07 July 2017 News

Unexpected large methanol find near Enceladus

NASA image of Enceladus within the E-ring in orbit around Saturn, where it is possible that the methanol detection could originate further out in the E-ring. Image: NASA/JPL-Caltech/Space Science Institute.
NASA image of Enceladus within the E-ring in orbit around Saturn, where it is possible that the methanol detection could originate further out in the E-ring. Image: NASA/JPL-Caltech/Space Science Institute.

Material ejected from plumes on Enceladus could be helping to enrich its surroundings with methanol, suggest researchers who have recently spotted this organic molecule in unexpected large quantities in the E-ring around Saturn.

Over a decade ago, Cassini revealed to scientists that cryovolcanoes near the south pole on Enceladus were shooting geyser-like supersonic jets of water vapour, other gases, and ice particles into the space around Saturn. Such activity from this modest sized moon (which has a diameter of only 504 kilometers), prompted intensive research which has subsequently revealed that it is the only known icy world in the Solar System with ongoing deep-seated geological activity.

The jets of water obviously need to come from somewhere, so it has also been suggested that a subsurface saltwater sea more than likely exists under the south pole, between the ice shell and the silicate core. Methanol, which is an organic chemical compound, is produced naturally in the anaerobic metabolism of many varieties of bacteria, hence it regularly gets associated with life on other planets; coupled with a subsurface liquid ocean, it is a tantalising prospect that life could be present under the surface of Enceladus.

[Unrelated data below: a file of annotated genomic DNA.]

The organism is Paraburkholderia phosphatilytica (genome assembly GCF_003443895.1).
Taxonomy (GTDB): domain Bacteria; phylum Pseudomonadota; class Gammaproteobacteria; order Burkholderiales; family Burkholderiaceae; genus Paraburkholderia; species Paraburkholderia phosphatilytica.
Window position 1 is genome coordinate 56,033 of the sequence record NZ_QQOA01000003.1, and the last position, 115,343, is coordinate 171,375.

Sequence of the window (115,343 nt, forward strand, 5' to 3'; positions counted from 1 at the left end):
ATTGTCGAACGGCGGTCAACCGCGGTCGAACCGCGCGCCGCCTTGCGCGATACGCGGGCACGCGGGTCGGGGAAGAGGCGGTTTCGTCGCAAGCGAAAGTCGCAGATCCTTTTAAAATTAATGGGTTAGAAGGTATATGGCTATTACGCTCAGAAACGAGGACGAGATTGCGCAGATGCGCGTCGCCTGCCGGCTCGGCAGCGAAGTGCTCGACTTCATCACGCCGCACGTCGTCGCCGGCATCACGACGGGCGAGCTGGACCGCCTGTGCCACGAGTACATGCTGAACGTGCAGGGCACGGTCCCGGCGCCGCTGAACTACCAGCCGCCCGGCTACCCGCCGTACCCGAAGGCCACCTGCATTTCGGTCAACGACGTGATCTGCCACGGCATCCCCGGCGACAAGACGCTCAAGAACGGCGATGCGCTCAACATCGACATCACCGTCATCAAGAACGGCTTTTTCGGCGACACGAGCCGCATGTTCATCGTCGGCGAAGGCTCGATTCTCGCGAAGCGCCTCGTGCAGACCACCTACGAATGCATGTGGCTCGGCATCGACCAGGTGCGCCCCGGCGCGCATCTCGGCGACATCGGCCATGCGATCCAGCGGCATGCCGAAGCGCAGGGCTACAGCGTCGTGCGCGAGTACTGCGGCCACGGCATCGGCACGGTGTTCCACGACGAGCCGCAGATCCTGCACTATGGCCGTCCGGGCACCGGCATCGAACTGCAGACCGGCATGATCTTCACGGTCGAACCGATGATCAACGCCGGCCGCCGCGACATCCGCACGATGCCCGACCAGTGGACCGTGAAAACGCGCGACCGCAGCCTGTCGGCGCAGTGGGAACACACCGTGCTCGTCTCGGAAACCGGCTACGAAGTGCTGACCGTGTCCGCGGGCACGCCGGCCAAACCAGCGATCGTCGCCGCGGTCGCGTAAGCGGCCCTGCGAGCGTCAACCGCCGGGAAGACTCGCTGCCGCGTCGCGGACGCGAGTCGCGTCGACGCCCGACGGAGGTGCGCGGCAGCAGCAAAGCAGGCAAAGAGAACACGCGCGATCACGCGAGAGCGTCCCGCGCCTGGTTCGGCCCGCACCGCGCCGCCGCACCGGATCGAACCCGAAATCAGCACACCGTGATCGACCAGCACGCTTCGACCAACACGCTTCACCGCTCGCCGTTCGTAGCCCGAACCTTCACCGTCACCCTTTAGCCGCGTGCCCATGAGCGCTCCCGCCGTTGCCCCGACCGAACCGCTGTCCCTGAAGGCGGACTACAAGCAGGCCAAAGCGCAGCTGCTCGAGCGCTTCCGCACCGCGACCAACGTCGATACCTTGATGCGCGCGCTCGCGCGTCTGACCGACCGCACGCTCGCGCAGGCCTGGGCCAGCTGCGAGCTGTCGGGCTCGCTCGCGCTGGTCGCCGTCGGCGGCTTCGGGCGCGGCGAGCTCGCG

However, despite the large abundances found, the methanol which has been detected by researchers at Cardiff University and The Open University in the UK, is not thought to be jettisoned directly from Enceladus’s oceans but is a result of the chemical transformation of material spewed by the geysers, once vented into space.

“Recent discoveries that icy moons in our outer Solar System could host oceans of liquid water and ingredients for life have sparked exciting possibilities for their habitability. But in this case, our findings suggest that that methanol is being created by further chemical reactions once the plume is ejected into space, making it unlikely it is an indication for life on Enceladus,” said Dr Emily Drabek-Maunder of Cardiff University, who presented the results at the National Astronomy Meeting held this week at the University of Hull in the UK.

Methanol has been found in Enceladus’s plumes before but not in the quantities found by the team who have suggested that the large volumes could be a result of the compound being trapped by Saturn’s magnetic field.

“This observation was very surprising since it was not the main molecule we were originally looking for in Enceladus’s plumes,” says Dr Jane Greaves of Cardiff University who was also involved with the study.

Nonetheless, the discovery also heralds another success as the compound was found using the IRAM 30-metre radio telescope in the Spanish Sierra Nevada. As Cassini is due to end its journey in only a couple of months time, other means in which to study the planets will be needed in order to fill the gap before missions such as JUICE get underway.

“This finding shows that detections of molecules at Enceladus are possible using ground-based facilities. However, to understand the complex chemistry in these subsurface oceans, we will need further direct observations by future spacecraft flying through Enceladus’s plumes,” adds Drabek-Maunder.

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